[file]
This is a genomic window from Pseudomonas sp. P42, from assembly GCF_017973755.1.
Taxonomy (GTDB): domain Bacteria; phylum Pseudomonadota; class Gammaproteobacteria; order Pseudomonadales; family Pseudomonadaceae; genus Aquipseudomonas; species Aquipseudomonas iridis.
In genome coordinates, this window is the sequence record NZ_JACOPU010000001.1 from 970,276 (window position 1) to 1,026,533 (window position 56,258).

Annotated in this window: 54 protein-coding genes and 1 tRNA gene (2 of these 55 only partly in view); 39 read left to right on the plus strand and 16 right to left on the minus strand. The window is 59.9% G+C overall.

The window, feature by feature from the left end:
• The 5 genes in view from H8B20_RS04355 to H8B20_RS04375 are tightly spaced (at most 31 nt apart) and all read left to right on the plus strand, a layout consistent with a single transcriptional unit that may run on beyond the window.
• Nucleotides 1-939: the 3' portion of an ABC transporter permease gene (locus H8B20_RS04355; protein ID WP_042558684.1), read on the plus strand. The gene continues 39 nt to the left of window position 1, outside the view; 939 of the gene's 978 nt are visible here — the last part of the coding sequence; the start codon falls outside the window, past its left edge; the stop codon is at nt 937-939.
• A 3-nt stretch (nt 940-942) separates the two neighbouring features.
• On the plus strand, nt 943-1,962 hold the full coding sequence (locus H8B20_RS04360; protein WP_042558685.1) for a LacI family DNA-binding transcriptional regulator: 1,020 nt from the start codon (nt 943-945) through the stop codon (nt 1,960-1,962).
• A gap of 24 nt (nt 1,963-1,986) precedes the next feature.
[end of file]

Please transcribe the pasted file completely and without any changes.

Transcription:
This is a genomic window from Pseudomonas sp. P42, from assembly GCF_017973755.1.
Taxonomy (GTDB): domain Bacteria; phylum Pseudomonadota; class Gammaproteobacteria; order Pseudomonadales; family Pseudomonadaceae; genus Aquipseudomonas; species Aquipseudomonas iridis.
In genome coordinates, this window is the sequence record NZ_JACOPU010000001.1 from 970,276 (window position 1) to 1,026,533 (window position 56,258).

Annotated in this window: 54 protein-coding genes and 1 tRNA gene (2 of these 55 only partly in view); 39 read left to right on the plus strand and 16 right to left on the minus strand. The window is 59.9% G+C overall.

The window, feature by feature from the left end:
• The 5 genes in view from H8B20_RS04355 to H8B20_RS04375 are tightly spaced (at most 31 nt apart) and all read left to right on the plus strand, a layout consistent with a single transcriptional unit that may run on beyond the window.
• Nucleotides 1-939: the 3' portion of an ABC transporter permease gene (locus H8B20_RS04355; protein ID WP_042558684.1), read on the plus strand. The gene continues 39 nt to the left of window position 1, outside the view; 939 of the gene's 978 nt are visible here — the last part of the coding sequence; the start codon falls outside the window, past its left edge; the stop codon is at nt 937-939.
• A 3-nt stretch (nt 940-942) separates the two neighbouring features.
• On the plus strand, nt 943-1,962 hold the full coding sequence (locus H8B20_RS04360; protein WP_042558685.1) for a LacI family DNA-binding transcriptional regulator: 1,020 nt from the start codon (nt 943-945) through the stop codon (nt 1,960-1,962).
• A gap of 24 nt (nt 1,963-1,986) precedes the next feature.